Mainland China banking regulator to ease loan-to-deposit ratio
The mainland's banking regulator will relax how it calculates its loan-deposit ratio, tiptoeing around more arduous changes to the banking law while delivering a light boost to the economy.
Starting tomorrow, the China Banking Regulatory Commission will remove three types of loans from the regulation's scrutiny, including funds lent under the central bank's relending facility to support small enterprise and commercial bank loans from international financial institutions or foreign governments, the regulator said on its website.
The ratio limits outstanding loans to no more than 75 per cent of their deposits. A change in the regulation was expected, analysts said. In recent weeks, officials at CBRC have noted the positive impact a small adjustment to the law could have.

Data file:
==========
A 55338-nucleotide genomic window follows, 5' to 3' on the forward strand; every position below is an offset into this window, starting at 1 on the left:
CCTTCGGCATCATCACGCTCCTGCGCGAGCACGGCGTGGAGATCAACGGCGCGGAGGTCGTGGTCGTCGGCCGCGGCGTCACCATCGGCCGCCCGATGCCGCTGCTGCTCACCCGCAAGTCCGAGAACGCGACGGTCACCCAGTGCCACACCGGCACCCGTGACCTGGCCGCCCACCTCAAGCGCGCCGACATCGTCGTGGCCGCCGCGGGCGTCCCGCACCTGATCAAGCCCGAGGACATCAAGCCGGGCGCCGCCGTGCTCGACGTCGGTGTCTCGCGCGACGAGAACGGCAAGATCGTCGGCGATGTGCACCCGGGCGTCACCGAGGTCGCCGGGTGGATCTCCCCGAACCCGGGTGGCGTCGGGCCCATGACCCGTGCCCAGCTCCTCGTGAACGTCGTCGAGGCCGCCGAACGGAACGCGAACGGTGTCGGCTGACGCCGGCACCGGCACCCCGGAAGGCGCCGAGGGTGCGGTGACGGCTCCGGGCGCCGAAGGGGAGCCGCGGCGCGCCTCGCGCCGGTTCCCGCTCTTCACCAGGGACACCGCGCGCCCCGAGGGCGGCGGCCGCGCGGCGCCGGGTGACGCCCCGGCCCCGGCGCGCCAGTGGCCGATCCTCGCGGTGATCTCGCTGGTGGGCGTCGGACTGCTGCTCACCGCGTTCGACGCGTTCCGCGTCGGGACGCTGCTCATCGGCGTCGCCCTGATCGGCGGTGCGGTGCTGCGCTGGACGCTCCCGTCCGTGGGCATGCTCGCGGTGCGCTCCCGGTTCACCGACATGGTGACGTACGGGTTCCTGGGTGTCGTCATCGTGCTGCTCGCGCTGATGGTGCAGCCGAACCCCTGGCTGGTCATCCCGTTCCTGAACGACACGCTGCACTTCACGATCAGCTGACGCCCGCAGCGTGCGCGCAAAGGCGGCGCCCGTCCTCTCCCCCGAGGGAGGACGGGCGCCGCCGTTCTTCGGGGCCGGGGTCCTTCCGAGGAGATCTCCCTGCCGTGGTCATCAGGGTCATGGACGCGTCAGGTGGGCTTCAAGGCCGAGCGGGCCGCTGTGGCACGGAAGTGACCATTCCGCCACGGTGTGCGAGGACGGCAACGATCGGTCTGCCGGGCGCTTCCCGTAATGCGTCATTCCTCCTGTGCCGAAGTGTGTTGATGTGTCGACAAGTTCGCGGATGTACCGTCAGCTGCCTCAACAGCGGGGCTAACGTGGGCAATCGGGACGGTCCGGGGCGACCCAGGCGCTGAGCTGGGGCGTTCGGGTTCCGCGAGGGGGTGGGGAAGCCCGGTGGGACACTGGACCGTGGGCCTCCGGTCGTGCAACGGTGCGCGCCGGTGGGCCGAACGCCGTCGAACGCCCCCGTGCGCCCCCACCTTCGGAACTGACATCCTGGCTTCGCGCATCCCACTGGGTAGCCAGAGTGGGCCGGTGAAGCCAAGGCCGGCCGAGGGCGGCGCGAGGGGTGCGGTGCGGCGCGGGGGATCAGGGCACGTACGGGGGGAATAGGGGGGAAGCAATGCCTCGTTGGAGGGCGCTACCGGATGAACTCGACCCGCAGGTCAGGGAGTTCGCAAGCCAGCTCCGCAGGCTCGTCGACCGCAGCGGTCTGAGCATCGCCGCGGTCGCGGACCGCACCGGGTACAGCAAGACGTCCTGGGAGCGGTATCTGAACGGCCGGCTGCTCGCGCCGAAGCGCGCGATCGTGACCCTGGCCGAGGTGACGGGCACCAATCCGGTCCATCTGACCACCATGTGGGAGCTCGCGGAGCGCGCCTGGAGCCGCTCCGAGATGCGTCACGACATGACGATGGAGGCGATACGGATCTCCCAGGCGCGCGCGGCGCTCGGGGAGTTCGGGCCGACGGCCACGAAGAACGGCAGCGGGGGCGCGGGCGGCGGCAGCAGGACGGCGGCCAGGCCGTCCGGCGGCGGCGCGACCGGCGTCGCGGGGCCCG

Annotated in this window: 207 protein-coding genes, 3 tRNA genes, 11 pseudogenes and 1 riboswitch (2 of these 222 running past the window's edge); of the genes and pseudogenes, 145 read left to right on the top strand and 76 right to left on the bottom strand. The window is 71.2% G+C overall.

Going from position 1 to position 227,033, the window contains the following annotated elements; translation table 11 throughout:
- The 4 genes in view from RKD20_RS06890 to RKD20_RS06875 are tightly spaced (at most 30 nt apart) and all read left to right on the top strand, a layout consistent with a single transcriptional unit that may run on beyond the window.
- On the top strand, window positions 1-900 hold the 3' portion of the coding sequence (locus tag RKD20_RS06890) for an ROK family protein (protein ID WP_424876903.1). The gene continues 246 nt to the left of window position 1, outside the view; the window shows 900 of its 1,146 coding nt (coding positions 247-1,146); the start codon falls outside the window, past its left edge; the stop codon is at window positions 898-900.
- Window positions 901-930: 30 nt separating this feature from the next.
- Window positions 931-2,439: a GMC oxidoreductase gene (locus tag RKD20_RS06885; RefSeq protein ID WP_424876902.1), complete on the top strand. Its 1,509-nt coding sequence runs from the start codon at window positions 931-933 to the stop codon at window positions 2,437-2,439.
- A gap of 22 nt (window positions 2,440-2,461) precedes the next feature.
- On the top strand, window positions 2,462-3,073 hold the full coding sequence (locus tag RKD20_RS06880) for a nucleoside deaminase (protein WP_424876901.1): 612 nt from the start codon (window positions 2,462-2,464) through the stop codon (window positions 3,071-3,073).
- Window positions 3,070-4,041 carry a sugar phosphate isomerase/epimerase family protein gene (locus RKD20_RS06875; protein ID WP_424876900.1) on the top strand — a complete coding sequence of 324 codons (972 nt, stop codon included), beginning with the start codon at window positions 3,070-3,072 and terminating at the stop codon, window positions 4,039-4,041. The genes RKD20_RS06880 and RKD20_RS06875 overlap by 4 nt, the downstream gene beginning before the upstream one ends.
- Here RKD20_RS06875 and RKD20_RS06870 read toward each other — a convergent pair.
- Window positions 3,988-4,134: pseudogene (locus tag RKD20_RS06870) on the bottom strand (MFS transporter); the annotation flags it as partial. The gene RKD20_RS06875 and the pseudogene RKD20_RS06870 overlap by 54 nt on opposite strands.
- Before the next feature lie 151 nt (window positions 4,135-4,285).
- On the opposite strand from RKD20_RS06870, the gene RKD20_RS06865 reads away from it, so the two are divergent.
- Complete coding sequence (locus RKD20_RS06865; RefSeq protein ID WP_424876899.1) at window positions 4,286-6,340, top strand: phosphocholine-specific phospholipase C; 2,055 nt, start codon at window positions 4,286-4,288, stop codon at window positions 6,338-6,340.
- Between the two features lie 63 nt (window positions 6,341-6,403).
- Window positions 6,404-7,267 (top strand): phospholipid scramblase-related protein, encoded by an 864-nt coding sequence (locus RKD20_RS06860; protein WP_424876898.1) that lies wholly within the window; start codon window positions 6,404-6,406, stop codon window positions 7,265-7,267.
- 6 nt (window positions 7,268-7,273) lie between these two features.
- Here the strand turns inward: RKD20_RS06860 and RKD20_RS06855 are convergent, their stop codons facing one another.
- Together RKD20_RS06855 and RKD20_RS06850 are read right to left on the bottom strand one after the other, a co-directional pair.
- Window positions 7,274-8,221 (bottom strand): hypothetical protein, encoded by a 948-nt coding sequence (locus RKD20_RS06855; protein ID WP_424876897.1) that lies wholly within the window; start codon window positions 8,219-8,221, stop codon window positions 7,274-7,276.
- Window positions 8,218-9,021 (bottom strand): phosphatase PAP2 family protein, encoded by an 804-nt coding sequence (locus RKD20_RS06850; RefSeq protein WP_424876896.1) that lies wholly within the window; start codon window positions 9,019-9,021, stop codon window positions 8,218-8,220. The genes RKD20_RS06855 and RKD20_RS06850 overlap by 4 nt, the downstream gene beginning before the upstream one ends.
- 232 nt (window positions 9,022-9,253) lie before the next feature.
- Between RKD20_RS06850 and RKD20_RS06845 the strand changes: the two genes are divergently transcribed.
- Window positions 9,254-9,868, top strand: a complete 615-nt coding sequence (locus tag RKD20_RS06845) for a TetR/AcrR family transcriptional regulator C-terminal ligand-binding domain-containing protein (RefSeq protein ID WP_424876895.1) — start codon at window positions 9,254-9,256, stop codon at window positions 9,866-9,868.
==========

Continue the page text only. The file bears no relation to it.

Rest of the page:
"This has been well accepted and well predicted by the market," said Lu Ting, the head of China research at Bank of America Merrill Lynch. "The impact will be quite small."
The move is not an official change to the law, which would require approval from as high as the Standing Committee of the National People's Congress.
"It's interesting because they are doing their best to make changes without actually changing the bank law," Lu said.
The ratio floats at an average of 65 per cent, according to Nomura.
"The move is important because the regulation has been a hard, binding constraint for the banks for a long time," said Hao Zhou, a Shanghai-based China economist at ANZ. "It's very clear that the government is sending out a policy signal."
It is also an attempt to release more cash into the economy and boost economic growth towards Beijing's target of 7.5 per cent annual economic growth.